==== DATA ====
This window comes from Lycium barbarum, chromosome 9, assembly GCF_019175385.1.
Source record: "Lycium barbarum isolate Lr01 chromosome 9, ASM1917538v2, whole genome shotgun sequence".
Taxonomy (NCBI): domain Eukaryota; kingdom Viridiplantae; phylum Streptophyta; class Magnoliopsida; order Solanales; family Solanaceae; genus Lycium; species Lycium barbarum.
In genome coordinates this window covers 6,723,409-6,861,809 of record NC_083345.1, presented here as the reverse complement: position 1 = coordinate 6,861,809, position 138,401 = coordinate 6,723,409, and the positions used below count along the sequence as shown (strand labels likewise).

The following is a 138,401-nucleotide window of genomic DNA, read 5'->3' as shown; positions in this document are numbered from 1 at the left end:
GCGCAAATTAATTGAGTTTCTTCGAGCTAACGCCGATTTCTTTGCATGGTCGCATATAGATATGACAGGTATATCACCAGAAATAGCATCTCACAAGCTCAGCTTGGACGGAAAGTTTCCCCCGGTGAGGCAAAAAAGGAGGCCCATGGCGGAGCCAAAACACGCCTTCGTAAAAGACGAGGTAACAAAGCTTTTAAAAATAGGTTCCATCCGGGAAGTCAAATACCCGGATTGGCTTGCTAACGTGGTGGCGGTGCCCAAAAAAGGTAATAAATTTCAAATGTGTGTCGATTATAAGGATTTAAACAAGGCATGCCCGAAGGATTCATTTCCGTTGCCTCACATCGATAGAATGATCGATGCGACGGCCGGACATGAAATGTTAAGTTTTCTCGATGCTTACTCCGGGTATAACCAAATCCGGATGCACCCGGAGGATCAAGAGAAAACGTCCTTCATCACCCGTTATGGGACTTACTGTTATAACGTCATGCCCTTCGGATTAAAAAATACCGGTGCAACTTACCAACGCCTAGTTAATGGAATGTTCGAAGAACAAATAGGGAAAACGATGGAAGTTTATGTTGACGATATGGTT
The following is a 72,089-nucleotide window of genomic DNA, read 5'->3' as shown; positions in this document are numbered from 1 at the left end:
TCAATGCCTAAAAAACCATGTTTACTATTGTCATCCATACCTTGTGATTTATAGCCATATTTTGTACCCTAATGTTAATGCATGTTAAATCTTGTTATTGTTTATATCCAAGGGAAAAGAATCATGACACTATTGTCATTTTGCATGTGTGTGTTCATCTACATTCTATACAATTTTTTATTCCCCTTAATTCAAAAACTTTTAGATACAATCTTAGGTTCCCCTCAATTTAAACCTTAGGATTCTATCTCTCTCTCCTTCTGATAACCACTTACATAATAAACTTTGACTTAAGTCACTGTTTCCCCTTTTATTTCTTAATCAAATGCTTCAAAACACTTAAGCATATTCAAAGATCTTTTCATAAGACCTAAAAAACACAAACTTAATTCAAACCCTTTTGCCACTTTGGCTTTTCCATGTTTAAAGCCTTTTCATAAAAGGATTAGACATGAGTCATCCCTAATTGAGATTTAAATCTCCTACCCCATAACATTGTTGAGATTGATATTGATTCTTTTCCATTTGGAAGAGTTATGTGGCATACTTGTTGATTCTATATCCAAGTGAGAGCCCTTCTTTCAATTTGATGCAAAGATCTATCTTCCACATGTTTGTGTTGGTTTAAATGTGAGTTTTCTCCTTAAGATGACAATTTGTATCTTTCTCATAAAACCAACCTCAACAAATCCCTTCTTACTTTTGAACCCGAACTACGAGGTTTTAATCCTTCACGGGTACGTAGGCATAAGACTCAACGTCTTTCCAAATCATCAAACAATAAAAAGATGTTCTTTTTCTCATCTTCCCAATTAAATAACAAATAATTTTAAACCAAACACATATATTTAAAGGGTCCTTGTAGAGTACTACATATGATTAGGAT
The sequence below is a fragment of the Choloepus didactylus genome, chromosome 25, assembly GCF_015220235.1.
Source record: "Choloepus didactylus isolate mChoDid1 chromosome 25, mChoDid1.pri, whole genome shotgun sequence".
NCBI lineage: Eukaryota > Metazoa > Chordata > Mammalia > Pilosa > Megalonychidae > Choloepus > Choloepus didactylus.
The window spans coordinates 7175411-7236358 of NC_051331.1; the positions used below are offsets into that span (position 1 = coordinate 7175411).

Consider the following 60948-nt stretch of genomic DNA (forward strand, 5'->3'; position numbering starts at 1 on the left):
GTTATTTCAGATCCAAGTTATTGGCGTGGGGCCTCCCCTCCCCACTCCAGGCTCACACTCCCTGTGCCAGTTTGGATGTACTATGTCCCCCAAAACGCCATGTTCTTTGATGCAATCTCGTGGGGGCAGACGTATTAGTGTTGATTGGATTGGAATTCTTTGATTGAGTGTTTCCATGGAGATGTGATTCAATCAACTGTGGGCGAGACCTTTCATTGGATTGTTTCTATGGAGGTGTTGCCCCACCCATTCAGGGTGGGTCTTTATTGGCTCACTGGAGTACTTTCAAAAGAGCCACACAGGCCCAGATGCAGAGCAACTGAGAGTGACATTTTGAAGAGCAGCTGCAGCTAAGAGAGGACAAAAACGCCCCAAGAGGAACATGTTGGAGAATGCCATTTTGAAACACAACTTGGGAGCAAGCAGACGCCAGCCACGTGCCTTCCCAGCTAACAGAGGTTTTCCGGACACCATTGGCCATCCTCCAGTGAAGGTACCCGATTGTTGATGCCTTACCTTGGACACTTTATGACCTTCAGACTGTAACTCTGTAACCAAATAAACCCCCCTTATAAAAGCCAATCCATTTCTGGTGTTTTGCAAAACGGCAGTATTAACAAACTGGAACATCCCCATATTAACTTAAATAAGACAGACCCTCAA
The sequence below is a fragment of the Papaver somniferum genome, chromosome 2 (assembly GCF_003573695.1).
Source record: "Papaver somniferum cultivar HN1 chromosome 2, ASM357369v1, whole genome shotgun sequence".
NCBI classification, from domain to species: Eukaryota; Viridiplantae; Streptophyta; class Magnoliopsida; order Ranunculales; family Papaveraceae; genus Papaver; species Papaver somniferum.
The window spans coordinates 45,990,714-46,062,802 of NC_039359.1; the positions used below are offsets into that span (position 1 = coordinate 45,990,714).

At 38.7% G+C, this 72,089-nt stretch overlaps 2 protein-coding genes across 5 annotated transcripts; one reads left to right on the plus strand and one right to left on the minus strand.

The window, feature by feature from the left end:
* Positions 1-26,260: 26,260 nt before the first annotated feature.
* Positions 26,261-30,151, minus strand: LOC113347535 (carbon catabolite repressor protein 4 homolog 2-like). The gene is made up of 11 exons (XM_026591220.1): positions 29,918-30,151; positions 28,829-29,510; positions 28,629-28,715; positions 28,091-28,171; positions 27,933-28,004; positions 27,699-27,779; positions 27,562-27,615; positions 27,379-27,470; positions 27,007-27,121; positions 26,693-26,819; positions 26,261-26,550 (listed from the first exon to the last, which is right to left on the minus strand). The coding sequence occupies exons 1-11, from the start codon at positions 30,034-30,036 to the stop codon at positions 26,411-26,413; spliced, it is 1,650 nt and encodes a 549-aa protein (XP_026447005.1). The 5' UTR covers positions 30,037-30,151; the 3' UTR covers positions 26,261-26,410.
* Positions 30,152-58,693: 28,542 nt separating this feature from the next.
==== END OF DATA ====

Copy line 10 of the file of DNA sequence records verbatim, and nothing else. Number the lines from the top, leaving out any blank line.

Source record: "Choloepus didactylus isolate mChoDid1 chromosome 25, mChoDid1.pri, whole genome shotgun sequence".